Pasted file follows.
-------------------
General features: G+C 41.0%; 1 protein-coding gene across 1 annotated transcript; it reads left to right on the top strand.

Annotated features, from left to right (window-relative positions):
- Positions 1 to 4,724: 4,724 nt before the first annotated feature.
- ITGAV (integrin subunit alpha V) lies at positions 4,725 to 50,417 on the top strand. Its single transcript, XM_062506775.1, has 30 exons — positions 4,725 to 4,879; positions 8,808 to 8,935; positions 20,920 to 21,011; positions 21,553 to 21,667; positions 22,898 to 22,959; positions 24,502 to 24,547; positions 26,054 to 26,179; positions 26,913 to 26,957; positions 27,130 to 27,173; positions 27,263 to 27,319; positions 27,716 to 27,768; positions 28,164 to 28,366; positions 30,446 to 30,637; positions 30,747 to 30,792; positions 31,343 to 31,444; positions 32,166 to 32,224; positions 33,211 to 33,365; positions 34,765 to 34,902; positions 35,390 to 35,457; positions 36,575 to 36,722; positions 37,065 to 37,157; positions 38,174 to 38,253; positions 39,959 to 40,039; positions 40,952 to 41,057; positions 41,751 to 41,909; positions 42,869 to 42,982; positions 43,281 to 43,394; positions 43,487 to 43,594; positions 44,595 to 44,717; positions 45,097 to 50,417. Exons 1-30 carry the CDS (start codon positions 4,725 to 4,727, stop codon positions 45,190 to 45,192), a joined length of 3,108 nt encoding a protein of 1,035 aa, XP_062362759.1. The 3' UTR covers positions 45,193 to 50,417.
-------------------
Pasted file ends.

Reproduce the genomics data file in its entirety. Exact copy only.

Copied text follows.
General features: G+C 41.0%; 1 protein-coding gene across 1 annotated transcript; it reads left to right on the top strand.

Annotated features, from left to right (window-relative positions):
- Positions 1 to 4,724: 4,724 nt before the first annotated feature.
- ITGAV (integrin subunit alpha V) lies at positions 4,725 to 50,417 on the top strand. Its single transcript, XM_062506775.1, has 30 exons — positions 4,725 to 4,879; positions 8,808 to 8,935; positions 20,920 to 21,011; positions 21,553 to 21,667; positions 22,898 to 22,959; positions 24,502 to 24,547; positions 26,054 to 26,179; positions 26,913 to 26,957; positions 27,130 to 27,173; positions 27,263 to 27,319; positions 27,716 to 27,768; positions 28,164 to 28,366; positions 30,446 to 30,637; positions 30,747 to 30,792; positions 31,343 to 31,444; positions 32,166 to 32,224; positions 33,211 to 33,365; positions 34,765 to 34,902; positions 35,390 to 35,457; positions 36,575 to 36,722; positions 37,065 to 37,157; positions 38,174 to 38,253; positions 39,959 to 40,039; positions 40,952 to 41,057; positions 41,751 to 41,909; positions 42,869 to 42,982; positions 43,281 to 43,394; positions 43,487 to 43,594; positions 44,595 to 44,717; positions 45,097 to 50,417. Exons 1-30 carry the CDS (start codon positions 4,725 to 4,727, stop codon positions 45,190 to 45,192), a joined length of 3,108 nt encoding a protein of 1,035 aa, XP_062362759.1. The 3' UTR covers positions 45,193 to 50,417.